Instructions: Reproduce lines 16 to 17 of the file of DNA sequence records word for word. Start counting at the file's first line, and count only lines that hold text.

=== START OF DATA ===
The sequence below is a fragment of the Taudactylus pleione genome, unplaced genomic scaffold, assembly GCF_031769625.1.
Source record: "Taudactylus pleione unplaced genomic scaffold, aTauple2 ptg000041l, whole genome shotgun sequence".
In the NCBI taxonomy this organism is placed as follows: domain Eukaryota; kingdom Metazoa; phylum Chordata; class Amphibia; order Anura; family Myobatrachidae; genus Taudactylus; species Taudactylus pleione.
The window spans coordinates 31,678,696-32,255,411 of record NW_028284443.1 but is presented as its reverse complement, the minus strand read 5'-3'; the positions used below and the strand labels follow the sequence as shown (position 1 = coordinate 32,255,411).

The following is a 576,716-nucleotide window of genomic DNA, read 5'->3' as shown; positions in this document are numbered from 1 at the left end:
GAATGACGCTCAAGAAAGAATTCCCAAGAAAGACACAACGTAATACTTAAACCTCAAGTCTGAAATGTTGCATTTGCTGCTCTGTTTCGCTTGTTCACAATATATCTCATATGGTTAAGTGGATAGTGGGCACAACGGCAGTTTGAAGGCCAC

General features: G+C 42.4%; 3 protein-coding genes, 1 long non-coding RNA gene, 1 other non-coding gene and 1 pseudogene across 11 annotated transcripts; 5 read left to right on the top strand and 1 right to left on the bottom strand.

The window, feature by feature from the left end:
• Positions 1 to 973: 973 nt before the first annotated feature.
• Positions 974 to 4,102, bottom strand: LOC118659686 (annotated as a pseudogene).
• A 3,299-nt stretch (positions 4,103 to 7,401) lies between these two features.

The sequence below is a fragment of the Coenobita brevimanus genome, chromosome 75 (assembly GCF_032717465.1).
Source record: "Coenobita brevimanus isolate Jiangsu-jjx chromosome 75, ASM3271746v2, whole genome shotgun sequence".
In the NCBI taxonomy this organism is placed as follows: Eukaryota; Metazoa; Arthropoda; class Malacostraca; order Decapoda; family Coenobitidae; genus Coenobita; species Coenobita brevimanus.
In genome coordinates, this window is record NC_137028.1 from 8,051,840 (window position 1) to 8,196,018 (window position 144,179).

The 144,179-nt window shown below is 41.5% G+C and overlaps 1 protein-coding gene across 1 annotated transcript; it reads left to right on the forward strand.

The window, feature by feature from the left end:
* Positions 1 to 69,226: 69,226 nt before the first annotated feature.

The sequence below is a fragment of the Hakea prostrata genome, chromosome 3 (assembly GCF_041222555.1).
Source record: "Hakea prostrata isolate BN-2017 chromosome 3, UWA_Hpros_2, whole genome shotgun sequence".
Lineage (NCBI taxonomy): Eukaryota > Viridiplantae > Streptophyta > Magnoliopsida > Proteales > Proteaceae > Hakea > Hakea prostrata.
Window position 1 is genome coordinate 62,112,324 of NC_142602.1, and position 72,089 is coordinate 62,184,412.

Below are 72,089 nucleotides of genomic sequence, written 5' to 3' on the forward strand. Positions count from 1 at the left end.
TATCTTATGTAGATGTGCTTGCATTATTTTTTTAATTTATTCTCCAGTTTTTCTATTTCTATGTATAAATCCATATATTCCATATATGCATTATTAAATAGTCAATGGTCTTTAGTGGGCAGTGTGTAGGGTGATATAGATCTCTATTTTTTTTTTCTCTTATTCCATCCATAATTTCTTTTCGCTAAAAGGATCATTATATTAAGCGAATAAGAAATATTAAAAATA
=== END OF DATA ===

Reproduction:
The 144,179-nt window shown below is 41.5% G+C and overlaps 1 protein-coding gene across 1 annotated transcript; it reads left to right on the forward strand.

The window, feature by feature from the left end: